The 4.0 has noticeably more grunt than the 3.8 and is tractable enough to haul from a higher gear than you might otherwise have chosen. But the temptation to flick the left paddle and drop into the noisy bit of the powerband is hard to resist and you'll still have plenty of revs to play with as it rips around to 9,000rpm. Those final 3,000rpm - yes, the best stuff STARTS at 6,000rpm - are just incredible and a reminder that no matter how good turbo engines get, they'll never set the neck hairs on end like this. True, it's not the afterburner acceleration you get from a forced induction motor, but the sheer reach of that powerband more than makes up for it - the accuracy with which you can meter it delicious and the response addictive. I mentioned the noise, right?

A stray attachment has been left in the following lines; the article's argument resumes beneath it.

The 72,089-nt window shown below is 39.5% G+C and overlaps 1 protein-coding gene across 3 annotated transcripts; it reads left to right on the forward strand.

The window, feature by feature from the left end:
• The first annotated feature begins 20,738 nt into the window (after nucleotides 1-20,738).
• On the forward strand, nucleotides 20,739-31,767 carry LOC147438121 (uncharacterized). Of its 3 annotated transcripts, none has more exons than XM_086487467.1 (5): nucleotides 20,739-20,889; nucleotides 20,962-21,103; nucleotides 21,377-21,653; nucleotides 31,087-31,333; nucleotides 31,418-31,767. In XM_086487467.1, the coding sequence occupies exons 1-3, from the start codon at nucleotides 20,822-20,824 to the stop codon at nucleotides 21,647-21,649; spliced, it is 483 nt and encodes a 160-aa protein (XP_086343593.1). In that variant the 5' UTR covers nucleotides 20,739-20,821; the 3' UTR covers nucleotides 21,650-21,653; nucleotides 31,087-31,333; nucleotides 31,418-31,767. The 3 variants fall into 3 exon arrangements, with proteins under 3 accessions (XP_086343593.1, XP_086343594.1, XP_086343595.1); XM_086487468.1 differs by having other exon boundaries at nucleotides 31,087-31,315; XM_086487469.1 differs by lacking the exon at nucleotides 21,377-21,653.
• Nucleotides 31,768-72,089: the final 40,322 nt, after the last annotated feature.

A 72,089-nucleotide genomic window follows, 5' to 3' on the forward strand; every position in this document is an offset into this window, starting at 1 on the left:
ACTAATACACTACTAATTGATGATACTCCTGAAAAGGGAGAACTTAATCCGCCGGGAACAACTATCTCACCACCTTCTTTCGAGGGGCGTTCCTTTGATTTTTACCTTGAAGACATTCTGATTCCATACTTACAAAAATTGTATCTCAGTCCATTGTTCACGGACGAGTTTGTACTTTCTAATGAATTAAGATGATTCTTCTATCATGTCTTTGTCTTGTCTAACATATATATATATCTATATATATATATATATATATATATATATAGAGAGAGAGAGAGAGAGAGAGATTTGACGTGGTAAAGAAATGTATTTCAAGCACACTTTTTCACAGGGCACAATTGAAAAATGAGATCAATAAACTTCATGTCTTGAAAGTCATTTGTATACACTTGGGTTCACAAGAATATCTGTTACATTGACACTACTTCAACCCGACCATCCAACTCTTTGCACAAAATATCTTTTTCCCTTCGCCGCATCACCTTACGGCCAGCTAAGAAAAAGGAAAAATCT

"Why are you drifting? I am a speed machine!"
In driving style this is a proper 911 too, in that the front end needs settling before you commit to the throttle if you're to avoid understeer. Your options for that are various though. Trail the brakes in or lift a tad and the GT3 quickly asserts that famous pendulum effect, from where it's your decision on how to proceed. Preuninger's assertion that the safety nets are a 'loose bungee' is no understatement either. Even on a dry track and on warm Cup 2s if you provoke the GT3 you need to be ready to deal with the consequences. And if you're clumsy enough to require an intervention it's ugly and embarrassing, like the car is groaning in disapproval.
On your own, son